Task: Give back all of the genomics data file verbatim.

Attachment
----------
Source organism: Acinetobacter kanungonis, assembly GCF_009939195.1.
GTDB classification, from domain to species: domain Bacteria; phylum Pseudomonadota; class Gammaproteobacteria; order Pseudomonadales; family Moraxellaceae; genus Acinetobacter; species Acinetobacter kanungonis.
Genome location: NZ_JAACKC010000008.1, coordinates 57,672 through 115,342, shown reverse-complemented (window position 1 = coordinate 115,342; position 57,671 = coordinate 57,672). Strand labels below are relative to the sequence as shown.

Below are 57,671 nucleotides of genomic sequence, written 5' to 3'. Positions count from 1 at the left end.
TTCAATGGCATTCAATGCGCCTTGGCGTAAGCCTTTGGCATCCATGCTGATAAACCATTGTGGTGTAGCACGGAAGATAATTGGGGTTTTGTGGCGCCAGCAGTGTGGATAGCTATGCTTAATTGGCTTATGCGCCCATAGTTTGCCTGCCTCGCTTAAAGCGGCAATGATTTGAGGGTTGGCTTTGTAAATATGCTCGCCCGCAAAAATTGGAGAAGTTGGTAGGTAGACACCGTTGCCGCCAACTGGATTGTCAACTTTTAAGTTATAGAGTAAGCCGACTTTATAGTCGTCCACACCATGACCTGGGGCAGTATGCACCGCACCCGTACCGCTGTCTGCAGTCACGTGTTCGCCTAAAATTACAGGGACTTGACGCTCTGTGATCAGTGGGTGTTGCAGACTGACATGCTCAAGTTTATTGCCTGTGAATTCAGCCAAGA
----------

Source organism: Acinetobacter kanungonis, assembly GCF_009939195.1.
GTDB classification, from domain to species: domain Bacteria; phylum Pseudomonadota; class Gammaproteobacteria; order Pseudomonadales; family Moraxellaceae; genus Acinetobacter; species Acinetobacter kanungonis.
Genome location: NZ_JAACKC010000008.1, coordinates 57,672 through 115,342, shown reverse-complemented (window position 1 = coordinate 115,342; position 57,671 = coordinate 57,672). Strand labels below are relative to the sequence as shown.

Below are 57,671 nucleotides of genomic sequence, written 5' to 3'. Positions count from 1 at the left end.
TTCAATGGCATTCAATGCGCCTTGGCGTAAGCCTTTGGCATCCATGCTGATAAACCATTGTGGTGTAGCACGGAAGATAATTGGGGTTTTGTGGCGCCAGCAGTGTGGATAGCTATGCTTAATTGGCTTATGCGCCCATAGTTTGCCTGCCTCGCTTAAAGCGGCAATGATTTGAGGGTTGGCTTTGTAAATATGCTCGCCCGCAAAAATTGGAGAAGTTGGTAGGTAGACACCGTTGCCGCCAACTGGATTGTCAACTTTTAAGTTATAGAGTAAGCCGACTTTATAGTCGTCCACACCATGACCTGGGGCAGTATGCACCGCACCCGTACCGCTGTCTGCAGTCACGTGTTCGCCTAAAATTACAGGGACTTGACGCTCTGTGATCAGTGGGTGTTGCAGACTGACATGCTCAAGTTTATTGCCTGTGAATTCAGCCAAGA